You can have a special that is of the moment, like of that year. I wanted to try and do one that was of this decade or this five years. You can do one that’s… If you do it right, you can do one that’s of the generation, you know, of this generation. I don’t want to be as specific to people. That’s the part of why I don’t really mention people in my specials, specifically politicians and shit like that. I try not to name a specific event, but more the tone. I don’t need to quote a specific police incident to have a joke about police reform. You know what it is, and that’s an issue that’s going to be around for a little while longer. The people change, the issues stay the same. So if you can talk to the issues, most issues are generational. There’s still a need for prison reform. So that’s going to be around for a while. So I think in that regard, it is intentional to a degree, but I just don’t know how far out I can de-age the special or anything. It’s just this idea of where we are as people right now and what is happiness? What does that look like? What does just trying to feel good look like? And how does that manifest itself? To me, that’s the throughline.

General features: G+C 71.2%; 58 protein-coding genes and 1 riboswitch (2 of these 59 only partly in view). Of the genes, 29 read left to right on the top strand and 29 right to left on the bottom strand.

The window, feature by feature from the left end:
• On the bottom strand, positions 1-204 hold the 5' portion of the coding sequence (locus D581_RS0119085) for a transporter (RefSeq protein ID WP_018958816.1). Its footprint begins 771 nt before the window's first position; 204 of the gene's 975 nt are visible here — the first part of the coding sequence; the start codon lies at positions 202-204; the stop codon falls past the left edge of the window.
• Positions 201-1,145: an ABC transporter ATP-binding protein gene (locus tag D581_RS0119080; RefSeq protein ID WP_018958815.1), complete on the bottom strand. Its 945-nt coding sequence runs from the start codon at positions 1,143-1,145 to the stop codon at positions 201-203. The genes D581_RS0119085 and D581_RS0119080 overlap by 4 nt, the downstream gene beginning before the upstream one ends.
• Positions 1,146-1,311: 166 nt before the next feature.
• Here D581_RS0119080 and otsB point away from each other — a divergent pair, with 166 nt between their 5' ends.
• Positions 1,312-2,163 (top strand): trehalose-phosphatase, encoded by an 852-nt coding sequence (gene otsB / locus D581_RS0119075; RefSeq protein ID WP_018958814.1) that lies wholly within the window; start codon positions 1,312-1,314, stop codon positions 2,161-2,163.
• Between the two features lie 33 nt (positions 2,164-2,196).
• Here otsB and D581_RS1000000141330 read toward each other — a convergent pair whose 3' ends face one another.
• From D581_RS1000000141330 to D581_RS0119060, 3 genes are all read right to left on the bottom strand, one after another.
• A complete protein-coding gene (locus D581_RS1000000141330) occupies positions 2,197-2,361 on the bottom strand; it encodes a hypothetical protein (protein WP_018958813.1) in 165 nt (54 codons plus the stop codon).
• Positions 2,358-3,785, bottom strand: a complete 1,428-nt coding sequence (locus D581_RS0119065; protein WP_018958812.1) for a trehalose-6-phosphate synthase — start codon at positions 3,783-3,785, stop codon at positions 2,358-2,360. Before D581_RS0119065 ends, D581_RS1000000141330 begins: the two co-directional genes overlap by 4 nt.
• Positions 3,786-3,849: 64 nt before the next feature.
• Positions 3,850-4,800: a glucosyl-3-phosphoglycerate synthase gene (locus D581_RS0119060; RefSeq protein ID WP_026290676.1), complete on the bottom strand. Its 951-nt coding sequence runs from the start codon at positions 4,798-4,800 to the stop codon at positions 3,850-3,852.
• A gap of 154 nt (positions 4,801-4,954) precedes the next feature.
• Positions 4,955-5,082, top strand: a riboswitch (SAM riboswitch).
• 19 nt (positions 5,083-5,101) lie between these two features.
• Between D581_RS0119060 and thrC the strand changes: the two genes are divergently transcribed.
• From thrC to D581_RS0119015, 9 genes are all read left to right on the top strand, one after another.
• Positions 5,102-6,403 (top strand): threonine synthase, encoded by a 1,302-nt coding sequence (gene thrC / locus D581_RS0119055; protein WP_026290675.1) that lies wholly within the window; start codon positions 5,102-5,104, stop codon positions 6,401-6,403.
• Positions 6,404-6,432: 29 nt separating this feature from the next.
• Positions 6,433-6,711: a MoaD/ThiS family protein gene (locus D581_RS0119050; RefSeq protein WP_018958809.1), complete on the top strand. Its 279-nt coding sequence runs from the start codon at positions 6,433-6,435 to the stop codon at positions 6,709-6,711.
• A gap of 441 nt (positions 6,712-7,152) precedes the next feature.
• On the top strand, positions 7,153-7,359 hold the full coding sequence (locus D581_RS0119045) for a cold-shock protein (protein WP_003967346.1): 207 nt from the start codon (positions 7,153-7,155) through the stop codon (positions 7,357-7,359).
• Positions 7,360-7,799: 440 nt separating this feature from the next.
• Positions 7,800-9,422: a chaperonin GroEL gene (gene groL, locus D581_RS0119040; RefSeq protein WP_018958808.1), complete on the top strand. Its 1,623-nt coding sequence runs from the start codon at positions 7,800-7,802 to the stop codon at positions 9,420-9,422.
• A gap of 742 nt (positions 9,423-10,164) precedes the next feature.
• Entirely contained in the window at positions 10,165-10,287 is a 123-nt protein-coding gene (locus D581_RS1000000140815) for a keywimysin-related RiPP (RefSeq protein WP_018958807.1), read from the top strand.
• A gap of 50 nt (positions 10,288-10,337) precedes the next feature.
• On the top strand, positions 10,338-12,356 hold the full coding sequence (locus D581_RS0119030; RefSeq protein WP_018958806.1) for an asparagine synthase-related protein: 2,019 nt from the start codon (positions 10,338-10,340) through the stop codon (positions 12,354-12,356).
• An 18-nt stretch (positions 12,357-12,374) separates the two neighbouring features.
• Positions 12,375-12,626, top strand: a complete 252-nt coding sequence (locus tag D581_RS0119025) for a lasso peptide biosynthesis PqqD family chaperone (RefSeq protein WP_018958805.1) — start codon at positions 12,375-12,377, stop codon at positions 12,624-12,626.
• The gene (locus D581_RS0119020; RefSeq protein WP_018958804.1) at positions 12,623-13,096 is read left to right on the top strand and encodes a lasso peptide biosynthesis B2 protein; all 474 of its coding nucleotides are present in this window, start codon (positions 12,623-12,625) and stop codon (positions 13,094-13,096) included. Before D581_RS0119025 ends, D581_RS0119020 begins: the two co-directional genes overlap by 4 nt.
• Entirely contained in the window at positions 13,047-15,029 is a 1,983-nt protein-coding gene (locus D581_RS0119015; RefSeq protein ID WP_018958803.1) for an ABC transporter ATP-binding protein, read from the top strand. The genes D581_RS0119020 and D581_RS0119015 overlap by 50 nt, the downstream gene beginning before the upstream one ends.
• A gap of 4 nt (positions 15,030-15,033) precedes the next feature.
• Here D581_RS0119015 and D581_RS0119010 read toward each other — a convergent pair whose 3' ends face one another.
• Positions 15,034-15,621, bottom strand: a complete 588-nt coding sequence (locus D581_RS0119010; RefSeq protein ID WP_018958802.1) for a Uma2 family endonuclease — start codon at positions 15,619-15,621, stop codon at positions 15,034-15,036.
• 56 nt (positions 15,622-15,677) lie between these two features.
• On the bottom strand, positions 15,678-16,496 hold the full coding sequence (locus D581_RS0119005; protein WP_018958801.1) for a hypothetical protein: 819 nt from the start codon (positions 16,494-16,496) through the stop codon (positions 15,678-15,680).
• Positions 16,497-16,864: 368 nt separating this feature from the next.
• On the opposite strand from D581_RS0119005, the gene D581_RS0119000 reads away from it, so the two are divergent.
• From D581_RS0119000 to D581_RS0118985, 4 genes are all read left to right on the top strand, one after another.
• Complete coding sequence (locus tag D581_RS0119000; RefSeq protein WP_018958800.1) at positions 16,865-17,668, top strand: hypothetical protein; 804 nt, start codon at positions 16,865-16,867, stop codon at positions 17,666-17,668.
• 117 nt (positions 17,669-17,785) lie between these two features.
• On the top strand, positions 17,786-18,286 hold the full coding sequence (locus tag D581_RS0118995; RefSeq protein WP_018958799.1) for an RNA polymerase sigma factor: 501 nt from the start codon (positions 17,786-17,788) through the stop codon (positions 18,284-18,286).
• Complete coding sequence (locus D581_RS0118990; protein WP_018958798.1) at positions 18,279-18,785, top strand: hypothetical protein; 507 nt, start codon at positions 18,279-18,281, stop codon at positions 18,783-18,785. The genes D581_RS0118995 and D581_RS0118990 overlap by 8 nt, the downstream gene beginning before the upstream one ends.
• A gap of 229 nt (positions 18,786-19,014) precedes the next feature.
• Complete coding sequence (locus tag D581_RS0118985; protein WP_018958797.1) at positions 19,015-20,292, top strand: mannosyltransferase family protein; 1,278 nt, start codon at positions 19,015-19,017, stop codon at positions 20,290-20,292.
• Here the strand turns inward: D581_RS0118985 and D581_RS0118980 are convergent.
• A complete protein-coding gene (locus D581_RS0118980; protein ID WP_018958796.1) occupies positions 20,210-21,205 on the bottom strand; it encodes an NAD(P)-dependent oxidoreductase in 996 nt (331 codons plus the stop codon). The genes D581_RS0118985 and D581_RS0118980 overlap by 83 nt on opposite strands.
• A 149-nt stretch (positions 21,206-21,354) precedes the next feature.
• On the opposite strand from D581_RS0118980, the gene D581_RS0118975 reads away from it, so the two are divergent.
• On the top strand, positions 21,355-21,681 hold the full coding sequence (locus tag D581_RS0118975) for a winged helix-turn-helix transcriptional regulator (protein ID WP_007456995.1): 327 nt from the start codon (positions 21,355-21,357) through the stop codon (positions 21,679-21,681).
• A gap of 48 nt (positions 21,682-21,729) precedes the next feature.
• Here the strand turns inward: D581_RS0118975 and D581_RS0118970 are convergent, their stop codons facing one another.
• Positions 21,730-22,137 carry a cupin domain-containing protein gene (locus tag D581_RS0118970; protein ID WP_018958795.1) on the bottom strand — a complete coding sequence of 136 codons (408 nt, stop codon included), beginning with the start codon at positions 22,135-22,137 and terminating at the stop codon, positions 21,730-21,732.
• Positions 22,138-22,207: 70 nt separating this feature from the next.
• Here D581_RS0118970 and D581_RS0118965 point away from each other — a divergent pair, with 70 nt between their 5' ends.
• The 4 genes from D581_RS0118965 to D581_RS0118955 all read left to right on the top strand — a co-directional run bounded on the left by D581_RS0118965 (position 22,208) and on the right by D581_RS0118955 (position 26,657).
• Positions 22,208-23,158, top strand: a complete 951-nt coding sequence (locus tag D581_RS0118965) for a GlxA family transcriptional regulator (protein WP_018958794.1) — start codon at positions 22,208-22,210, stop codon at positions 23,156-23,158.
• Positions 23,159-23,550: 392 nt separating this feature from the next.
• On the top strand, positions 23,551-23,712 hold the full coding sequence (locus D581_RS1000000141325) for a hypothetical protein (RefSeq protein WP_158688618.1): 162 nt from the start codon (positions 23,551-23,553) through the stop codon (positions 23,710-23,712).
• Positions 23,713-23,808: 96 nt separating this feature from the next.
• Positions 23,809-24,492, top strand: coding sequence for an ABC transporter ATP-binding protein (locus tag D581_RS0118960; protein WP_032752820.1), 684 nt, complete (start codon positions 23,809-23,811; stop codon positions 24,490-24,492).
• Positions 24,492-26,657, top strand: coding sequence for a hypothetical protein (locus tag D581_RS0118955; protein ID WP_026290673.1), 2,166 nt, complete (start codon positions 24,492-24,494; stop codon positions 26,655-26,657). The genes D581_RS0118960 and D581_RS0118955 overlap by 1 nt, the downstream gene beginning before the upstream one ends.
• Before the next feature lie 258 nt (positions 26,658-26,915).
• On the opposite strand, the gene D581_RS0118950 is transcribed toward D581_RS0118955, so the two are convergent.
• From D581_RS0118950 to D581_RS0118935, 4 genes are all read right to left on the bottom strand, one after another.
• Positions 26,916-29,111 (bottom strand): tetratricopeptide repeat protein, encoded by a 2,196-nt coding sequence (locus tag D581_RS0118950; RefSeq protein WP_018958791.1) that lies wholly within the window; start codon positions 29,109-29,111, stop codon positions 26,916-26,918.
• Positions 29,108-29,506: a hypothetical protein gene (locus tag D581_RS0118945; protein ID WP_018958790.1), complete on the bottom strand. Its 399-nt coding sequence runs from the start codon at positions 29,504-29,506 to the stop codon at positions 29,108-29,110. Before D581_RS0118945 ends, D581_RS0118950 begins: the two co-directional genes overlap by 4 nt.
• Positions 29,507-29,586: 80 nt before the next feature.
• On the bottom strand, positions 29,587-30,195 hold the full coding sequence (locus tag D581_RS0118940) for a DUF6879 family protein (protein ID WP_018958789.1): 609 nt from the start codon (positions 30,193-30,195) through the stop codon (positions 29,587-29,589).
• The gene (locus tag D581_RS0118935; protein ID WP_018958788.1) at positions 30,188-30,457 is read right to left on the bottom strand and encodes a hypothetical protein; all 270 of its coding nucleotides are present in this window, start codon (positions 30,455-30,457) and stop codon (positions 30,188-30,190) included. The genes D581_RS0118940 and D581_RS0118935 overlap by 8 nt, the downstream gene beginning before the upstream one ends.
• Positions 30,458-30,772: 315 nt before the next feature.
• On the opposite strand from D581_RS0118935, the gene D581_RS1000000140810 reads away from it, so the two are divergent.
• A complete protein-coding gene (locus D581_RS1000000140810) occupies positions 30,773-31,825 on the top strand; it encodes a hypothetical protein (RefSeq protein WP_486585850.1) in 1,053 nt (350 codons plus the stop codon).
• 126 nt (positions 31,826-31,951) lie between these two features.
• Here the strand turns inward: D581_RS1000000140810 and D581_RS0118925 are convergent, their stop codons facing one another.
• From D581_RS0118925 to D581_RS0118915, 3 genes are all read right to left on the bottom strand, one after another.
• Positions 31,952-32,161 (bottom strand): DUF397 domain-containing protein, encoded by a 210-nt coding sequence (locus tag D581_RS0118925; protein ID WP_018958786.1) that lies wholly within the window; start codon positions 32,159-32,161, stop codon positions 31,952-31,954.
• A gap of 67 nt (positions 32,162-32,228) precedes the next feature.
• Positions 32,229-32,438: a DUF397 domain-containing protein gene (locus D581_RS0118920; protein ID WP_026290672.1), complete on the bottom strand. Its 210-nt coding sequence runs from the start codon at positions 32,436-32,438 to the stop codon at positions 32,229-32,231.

Is there anything upcoming that’s bringing you back into the documentary space after producing The Neutral Ground?

Yeah. So, CJ Hunt… I’m in bed with him about something else that he has coming up. I’m not at liberty to say what it is yet because it’s not public. But for now, what I enjoy in general, especially in TV, is having shows that kind of address problems. And so the probation officers show at Comedy Central didn’t go. But we sold a show to NBC that I’m executive producing about a black woman doctor coming home to take care of her family care clinic. And when you look at the healthcare crisis in this country, it’s not at the hospital level, it’s at the street level at the clinics. And that’s where you really see a lot of the odd day-to-day drama that a lot of people go through. And you make it funny and make it light and there’s still a way to have comedy that lives adjacent to real-world shit that people are going through.